Days after re-appointment, Lightfoot gets $100K communications help

SHARE Days after re-appointment, Lightfoot gets $100K communications help

Lori Lightfoot held a news conference at City Hall last year to urge Mayor Rahm Emanuel to be more transparent in his efforts to reform civilian oversight of the Chicago Police Department. | Sun-Times file photo

Mayor Rahm Emanuel has agreed to reappoint outspoken Police Board President Lori Lightfoot after being boxed in by the politics of police reform.

Now, the mayor is granting Lightfoot’s year-old request for a communications consultant for the Police Board charged with disciplining wayward police officers.

The city’s $100,000 contract with Grisko LLC calls for the firm to “assist in communicating with a variety of audiences, including the general public, elected officials, individuals and groups active on police accountability issues, members of the Chicago Police Department, and the media.”

Founder Carolyn Grisko served as a deputy press secretary under former Mayor Richard M. Daley, then went on to manage Daley’s 1995 re-election campaign. The firm briefly employed Emanuel’s former communications director Kelley Quinn.

Grisko Communications was paid $1.2 million over a four-year period ending in 2007 to provide “general aviation consulting services” tied to the massive O’Hare Airport expansion project, records show.

Compared to those payments, the two-year, $100,000 Police Board contract is small potatoes. But Lightfoot considers the work essential.

“In early 2016, we started getting inundated with media requests to comment and speak at things and deal with a lot of requests for information on current cases and old cases,” Lightfoot said Wednesday.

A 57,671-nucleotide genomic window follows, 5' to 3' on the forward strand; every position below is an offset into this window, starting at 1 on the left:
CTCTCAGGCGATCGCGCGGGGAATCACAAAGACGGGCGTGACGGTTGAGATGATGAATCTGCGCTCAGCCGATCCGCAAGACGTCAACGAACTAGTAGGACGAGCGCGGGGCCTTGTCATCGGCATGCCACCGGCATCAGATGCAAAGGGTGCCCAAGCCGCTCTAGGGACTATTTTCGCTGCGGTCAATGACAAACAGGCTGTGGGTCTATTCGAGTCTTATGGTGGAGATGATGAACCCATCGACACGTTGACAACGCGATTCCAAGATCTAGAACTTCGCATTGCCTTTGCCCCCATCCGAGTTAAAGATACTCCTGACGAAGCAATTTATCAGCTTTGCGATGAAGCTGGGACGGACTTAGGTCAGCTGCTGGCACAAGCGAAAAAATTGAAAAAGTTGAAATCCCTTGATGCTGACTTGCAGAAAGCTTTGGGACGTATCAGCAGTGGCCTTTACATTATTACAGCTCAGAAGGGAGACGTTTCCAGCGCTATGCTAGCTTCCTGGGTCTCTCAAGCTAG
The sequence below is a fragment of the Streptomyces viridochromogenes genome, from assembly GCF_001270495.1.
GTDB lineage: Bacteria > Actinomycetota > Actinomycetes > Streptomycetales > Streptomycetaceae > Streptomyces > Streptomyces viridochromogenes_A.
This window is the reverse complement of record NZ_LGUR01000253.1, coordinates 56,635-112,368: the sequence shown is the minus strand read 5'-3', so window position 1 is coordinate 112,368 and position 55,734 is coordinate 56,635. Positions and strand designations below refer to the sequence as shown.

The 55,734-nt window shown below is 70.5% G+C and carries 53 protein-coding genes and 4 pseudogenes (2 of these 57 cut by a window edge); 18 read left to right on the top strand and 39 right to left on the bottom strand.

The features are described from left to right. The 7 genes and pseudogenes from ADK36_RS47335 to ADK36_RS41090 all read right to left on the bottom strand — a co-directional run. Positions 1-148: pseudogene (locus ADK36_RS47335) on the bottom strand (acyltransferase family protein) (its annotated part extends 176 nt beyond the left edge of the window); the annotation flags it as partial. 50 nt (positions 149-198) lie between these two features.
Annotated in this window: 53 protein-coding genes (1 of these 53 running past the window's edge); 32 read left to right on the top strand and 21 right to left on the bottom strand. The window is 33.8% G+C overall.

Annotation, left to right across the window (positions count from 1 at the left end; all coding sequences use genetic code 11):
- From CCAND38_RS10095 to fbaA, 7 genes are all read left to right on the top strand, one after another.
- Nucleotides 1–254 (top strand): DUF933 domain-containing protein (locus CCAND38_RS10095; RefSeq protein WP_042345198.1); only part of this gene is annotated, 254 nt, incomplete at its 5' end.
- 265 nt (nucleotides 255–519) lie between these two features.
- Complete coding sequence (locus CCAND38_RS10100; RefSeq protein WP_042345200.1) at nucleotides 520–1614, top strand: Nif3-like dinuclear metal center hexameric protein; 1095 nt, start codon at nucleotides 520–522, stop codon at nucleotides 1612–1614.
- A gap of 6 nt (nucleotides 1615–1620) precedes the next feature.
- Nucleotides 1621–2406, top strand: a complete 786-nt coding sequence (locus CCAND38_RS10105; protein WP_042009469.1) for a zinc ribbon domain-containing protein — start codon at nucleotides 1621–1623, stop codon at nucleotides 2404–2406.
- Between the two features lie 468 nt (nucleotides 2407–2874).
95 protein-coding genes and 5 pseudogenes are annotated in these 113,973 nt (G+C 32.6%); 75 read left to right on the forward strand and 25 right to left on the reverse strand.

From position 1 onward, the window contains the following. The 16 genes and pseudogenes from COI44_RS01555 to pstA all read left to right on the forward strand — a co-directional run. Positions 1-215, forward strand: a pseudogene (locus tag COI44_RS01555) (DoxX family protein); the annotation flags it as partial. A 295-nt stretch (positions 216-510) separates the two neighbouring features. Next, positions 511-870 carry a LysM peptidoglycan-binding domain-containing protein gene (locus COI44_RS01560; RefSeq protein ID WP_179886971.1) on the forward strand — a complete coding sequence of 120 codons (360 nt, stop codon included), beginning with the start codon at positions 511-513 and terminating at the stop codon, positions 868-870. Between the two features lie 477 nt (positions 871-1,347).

“We want to have a strategy to make sure we effectively communicate what the Police Board’s mission and scope is because there continues to be confusion about the board’s authority. For all of those reasons, it made sense to have a communications assistant not unlike what a lot of city departments have.”

The avalanche of media requests triggered by the November 2015 release of the Laquan McDonald shooting video and the nationwide search for a replacement for fired Police Superintendent Garry McCarthy “hasn’t lessened at all,” Lightfoot said.

“If anything, it’s continued. There’s a heightened awareness of all parts of the police infrastructure,” she said.

“The Police Department has a whole communications team. IPRA has communications resources. So does the inspector general. In light of the increased demand for information and our desire to make sure we’re effectively communicating with the public, it made sense for us to have this modest investment.”

Grisko was the “only one who applied” after the Department of Procurement Services issued a “request for quotations” from more than a dozen communications firms owned by minorities and women, Lightfoot said.

Asked what services she plans to provide for the Police Board over the next two years, Grisko pointed to the demands Emanuel made before agreeing to re-appoint his outspoken critic.

“One of the mayor’s requests for Lori was that they issue an annual report every year and on time,” Grisko said.

“Their meetings sometimes attract a lot of protesters. There have been some very robust meetings. There’s a need for organization and making sure venues are appropriate and security is arranged.”

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